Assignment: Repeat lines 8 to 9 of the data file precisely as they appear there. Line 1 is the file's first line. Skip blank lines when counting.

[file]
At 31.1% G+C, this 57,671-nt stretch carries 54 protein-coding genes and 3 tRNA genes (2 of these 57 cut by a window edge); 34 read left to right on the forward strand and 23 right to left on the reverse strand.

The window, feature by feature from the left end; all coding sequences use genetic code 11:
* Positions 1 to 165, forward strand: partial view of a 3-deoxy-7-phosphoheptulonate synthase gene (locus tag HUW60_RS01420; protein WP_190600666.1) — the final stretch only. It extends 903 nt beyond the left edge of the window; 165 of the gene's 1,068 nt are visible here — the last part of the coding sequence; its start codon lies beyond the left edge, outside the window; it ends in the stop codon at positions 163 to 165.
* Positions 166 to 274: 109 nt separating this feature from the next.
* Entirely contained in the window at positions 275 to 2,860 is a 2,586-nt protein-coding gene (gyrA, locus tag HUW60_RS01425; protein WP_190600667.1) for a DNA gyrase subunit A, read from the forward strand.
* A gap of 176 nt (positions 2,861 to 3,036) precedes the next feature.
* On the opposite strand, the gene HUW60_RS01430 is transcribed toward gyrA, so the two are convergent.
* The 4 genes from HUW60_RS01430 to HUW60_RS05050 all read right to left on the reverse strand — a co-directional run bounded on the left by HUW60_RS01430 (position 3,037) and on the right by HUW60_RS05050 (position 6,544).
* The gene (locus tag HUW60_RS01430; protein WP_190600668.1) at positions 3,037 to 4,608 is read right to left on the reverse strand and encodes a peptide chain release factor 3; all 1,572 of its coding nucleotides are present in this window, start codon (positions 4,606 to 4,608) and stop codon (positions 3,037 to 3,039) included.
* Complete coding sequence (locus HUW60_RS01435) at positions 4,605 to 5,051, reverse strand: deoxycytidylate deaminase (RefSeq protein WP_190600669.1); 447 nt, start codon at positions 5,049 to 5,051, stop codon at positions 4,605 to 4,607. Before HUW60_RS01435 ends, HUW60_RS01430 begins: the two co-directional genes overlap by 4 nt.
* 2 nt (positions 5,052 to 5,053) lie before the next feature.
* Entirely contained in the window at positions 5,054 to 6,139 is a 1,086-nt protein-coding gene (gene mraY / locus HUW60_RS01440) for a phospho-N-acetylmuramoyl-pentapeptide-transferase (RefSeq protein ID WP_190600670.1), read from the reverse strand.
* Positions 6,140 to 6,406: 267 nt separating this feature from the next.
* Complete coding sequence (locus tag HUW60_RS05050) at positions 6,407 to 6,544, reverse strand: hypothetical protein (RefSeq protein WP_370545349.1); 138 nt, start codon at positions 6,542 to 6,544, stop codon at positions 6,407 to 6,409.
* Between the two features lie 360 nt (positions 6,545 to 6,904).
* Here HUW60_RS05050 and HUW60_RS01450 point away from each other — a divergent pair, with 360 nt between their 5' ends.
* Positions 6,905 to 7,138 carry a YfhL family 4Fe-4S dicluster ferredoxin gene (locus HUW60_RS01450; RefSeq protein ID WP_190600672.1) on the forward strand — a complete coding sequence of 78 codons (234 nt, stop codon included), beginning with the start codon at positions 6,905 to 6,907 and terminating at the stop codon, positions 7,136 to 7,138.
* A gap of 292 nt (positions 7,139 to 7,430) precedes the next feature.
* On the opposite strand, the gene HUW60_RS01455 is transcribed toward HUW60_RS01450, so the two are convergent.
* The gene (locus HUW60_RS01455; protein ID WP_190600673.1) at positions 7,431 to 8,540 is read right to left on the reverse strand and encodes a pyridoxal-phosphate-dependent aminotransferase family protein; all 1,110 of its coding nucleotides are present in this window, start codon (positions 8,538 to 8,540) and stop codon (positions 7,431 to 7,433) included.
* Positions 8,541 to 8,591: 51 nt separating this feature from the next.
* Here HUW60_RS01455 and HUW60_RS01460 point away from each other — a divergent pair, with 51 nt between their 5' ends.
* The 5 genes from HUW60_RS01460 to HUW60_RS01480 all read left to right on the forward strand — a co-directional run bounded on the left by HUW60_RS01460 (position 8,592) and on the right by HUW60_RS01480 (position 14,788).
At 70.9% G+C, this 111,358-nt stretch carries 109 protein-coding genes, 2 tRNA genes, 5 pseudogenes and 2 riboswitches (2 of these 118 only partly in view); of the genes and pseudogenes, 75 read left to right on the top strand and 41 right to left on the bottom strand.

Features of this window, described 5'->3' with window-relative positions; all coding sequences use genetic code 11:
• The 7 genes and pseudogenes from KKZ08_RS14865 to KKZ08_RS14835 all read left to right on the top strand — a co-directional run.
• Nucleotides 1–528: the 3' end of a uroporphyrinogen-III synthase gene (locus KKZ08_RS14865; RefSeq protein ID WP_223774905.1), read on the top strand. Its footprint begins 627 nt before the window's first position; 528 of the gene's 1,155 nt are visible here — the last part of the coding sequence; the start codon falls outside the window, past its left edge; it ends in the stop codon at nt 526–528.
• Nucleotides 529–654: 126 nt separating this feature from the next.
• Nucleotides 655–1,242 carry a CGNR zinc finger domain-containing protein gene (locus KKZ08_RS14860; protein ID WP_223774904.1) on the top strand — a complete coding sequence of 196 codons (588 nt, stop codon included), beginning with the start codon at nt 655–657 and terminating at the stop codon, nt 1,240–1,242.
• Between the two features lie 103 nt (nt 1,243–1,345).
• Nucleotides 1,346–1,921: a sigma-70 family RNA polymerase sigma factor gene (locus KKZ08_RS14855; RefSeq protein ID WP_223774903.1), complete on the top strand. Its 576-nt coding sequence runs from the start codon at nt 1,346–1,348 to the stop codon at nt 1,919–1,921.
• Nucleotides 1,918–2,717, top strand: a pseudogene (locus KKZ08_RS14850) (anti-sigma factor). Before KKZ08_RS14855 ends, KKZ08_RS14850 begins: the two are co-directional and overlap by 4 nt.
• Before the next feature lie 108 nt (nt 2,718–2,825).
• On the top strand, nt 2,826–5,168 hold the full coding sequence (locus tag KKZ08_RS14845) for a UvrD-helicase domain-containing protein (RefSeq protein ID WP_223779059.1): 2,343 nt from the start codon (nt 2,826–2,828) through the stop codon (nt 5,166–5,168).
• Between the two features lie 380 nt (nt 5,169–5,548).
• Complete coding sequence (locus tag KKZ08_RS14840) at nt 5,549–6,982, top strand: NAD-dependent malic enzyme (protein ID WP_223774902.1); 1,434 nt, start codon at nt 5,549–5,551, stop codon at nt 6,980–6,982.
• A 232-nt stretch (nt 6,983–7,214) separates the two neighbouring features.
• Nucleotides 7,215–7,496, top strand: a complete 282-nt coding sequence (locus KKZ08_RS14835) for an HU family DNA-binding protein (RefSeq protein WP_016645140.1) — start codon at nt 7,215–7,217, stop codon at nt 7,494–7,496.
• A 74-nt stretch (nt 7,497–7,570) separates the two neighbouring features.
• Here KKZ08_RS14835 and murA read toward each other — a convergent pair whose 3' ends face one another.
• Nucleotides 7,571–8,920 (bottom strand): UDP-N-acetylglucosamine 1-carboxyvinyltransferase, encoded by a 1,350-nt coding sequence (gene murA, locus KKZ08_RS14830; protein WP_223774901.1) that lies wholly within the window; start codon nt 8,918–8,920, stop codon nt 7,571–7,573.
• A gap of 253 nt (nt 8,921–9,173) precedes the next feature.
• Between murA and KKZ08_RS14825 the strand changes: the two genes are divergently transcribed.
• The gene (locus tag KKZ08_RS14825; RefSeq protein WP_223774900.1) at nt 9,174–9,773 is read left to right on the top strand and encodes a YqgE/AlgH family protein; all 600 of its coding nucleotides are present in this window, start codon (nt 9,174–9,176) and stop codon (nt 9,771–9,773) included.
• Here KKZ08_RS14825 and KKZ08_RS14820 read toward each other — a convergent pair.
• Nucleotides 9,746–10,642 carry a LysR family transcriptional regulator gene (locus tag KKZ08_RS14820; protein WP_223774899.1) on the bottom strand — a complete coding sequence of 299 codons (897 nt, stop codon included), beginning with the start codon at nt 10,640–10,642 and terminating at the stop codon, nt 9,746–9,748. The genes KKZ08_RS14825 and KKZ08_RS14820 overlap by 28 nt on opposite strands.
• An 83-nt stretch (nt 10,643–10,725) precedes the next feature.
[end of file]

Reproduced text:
* The 4 genes from HUW60_RS01430 to HUW60_RS05050 all read right to left on the reverse strand — a co-directional run bounded on the left by HUW60_RS01430 (position 3,037) and on the right by HUW60_RS05050 (position 6,544).
* The gene (locus tag HUW60_RS01430; protein WP_190600668.1) at positions 3,037 to 4,608 is read right to left on the reverse strand and encodes a peptide chain release factor 3; all 1,572 of its coding nucleotides are present in this window, start codon (positions 4,606 to 4,608) and stop codon (positions 3,037 to 3,039) included.